Piezoelectric actuator

These are actuators that use piezoelectric elements, which deform upon application of electricity. Although their operational travel is extremely short, due to the high speed at which they can be operated, they are used in such applications as devices that generate ultrasound. They also find application in drive units for extremely small medical devices that can be inserted into the human body and in fine micromachining technology.

What kinds of products are actuators used in?

Olympus products also use various types of actuators.

One example is the voice coil motor, an actuator used in the anti-shake function that is built into cameras. First, a sensor detects any shaking of angle or plane caused by motion or travel of the hand. To correct for this shaking, a travel amount for the lens or for the image sensor (which is responsible for capturing the image) is calculated from this information and a motor operated accordingly. These operations are all done instantly at image capture.


Olympus mirrorless interchangeable-lens camera’s in-body 5-axis image stabilization system

Endoscopes, used for imaging the inside of the stomach and colon, have lenses mounted on their distal ends. To operate these lenses inside the human body, they use an actuator as thin as human hair. This enables the operator to quickly magnify and view areas that are factors in disease. Because operation during the procedure is in the order of a mere 0.5 mm, extremely precise control is necessary.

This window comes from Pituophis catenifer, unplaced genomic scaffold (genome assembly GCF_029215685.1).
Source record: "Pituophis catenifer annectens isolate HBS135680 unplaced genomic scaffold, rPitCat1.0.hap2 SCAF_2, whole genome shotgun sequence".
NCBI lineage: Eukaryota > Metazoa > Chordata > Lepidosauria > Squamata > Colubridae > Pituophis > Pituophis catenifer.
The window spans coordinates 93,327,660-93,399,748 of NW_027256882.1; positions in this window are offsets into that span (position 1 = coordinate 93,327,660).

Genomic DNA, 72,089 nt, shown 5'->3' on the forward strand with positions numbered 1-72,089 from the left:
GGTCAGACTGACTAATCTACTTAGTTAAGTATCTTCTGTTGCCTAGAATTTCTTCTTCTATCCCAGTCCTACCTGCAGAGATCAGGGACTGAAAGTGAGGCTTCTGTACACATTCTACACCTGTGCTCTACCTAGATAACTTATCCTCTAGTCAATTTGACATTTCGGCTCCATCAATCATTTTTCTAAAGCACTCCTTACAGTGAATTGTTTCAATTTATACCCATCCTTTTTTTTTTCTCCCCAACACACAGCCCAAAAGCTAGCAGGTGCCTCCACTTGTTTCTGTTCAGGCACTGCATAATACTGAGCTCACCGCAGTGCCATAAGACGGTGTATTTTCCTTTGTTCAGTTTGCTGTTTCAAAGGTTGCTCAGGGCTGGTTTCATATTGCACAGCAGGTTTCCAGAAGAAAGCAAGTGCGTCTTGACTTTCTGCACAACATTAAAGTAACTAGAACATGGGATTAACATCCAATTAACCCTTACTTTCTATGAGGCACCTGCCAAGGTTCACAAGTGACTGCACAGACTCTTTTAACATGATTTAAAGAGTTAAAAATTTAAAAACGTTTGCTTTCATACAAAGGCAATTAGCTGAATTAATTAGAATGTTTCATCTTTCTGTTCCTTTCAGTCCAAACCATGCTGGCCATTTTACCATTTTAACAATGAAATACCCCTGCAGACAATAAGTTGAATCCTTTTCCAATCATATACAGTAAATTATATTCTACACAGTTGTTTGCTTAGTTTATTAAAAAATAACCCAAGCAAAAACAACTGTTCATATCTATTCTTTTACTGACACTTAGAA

The distal end of Olympus endoscope

Configuration of the distal end of a magnifying endoscope(image) Lenses,Image Sensor,Enlargement operation achieved by using an actuator to move a lens

There are also scanning probe microscopes (SPM). These are microscopes that make measurements at the nano level, a size impossible to see with ordinary lenses. SPMs use a small needle called a micro-cantilever, whose tip is sharpened down to the order of some 10 nm (nanometers; 1 nanometer equals 0.000001 mm). Finely vibrating the microcantilever that is mounted on the microscope makes it possible to measure the surface shape of measurement target objects. For instance, it allows us to check whether or not a fine product has the correct shape or to check for scratches or the adherence of foreign matter. Piezoelectric actuators are used to operate these micro-cantilevers.


Olympus scanning probe microscopes (SPM)


Micro-cantilever
(Enlarged image observed by microscope)


Scanning image with micro-cantilever


Surface of 1 JPY coin aluminum
(Roughness measurement by SPM)

As presented above, precision actuators are indispensable to taking beautiful photographs, to medical applications, and to other applications requiring the latest technology. Olympus products make use of a variety of actuators developed using proprietary technologies. Utilized not only in our daily lives, but also in the latest medical and research areas, these products are helping create a better future.